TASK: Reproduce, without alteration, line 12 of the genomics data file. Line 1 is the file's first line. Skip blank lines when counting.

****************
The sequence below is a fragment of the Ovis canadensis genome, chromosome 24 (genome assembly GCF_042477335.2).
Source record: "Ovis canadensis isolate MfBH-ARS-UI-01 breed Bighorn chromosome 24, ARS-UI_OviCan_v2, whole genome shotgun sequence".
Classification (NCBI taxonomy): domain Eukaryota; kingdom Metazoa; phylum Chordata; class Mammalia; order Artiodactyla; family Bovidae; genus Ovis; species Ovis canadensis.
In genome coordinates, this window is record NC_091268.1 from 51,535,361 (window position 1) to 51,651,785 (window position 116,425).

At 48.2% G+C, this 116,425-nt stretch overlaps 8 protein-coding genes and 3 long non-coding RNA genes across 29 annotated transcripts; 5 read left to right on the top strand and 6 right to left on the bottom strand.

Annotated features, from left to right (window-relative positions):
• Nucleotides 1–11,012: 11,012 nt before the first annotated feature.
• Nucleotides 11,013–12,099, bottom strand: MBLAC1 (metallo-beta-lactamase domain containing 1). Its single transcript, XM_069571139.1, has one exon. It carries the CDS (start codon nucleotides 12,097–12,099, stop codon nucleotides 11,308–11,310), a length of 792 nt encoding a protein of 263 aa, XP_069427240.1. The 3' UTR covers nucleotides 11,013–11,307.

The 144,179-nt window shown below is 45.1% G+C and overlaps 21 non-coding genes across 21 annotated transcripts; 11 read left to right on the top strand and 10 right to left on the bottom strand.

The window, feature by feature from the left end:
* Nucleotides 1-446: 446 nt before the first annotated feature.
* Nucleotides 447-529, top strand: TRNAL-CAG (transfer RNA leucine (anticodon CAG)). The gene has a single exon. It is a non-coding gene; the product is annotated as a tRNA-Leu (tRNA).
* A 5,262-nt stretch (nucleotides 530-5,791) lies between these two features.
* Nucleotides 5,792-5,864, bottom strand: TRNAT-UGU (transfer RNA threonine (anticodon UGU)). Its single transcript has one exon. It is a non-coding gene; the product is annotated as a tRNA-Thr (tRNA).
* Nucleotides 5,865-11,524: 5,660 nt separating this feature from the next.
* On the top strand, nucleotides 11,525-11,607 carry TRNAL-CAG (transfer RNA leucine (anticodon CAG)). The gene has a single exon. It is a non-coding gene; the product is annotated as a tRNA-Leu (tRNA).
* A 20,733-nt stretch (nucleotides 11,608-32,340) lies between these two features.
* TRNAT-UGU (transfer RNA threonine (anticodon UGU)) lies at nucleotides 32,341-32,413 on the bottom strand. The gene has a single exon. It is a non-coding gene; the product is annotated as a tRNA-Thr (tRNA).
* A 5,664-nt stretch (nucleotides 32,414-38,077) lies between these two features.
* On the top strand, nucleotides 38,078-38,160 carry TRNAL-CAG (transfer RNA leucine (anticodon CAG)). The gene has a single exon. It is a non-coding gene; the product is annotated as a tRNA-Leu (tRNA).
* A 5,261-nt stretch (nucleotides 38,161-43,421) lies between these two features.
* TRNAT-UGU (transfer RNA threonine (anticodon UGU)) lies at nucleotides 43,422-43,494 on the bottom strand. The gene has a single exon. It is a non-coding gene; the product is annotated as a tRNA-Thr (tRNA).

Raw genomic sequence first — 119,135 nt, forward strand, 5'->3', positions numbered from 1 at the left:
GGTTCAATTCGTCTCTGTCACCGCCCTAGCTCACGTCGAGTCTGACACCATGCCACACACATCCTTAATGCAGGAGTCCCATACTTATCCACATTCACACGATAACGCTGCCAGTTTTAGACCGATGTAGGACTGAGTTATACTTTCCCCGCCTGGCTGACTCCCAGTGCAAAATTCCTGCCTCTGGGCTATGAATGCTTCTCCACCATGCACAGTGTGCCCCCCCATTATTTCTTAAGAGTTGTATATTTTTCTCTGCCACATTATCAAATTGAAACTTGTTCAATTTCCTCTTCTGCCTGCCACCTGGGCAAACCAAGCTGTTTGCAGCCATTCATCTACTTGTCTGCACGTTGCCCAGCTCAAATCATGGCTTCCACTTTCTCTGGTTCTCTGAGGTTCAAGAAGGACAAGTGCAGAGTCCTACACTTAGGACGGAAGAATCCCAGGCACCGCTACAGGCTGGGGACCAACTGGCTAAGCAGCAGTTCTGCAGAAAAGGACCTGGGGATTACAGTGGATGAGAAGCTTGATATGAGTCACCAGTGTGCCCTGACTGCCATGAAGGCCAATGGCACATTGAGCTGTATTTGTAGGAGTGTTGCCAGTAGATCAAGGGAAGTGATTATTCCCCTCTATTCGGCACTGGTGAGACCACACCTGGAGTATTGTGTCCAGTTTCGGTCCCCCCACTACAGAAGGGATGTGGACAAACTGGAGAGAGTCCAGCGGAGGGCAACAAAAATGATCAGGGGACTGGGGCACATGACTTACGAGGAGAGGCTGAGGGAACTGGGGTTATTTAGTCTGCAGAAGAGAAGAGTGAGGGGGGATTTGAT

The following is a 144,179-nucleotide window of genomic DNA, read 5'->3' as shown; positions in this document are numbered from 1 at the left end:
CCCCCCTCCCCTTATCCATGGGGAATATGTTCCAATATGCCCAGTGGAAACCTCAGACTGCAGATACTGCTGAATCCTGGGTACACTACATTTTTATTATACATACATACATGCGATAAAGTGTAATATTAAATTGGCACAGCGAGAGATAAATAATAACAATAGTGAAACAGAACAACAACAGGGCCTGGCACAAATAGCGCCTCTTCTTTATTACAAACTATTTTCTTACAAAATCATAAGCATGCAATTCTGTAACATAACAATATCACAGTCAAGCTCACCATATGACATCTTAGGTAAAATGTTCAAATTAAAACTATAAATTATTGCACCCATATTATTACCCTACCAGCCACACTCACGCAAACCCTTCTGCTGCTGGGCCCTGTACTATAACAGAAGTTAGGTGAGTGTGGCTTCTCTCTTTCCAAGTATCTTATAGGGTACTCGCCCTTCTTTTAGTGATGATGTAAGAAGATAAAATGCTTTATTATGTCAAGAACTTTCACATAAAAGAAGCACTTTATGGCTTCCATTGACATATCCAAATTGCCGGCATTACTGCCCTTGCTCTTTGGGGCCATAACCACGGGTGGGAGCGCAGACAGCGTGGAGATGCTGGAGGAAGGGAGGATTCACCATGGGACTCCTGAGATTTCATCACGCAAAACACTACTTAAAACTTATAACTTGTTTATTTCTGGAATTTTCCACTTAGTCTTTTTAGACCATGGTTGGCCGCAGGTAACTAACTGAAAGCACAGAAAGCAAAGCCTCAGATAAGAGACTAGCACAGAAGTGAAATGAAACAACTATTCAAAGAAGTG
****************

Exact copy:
* Nucleotides 447-529, top strand: TRNAL-CAG (transfer RNA leucine (anticodon CAG)). The gene has a single exon. It is a non-coding gene; the product is annotated as a tRNA-Leu (tRNA).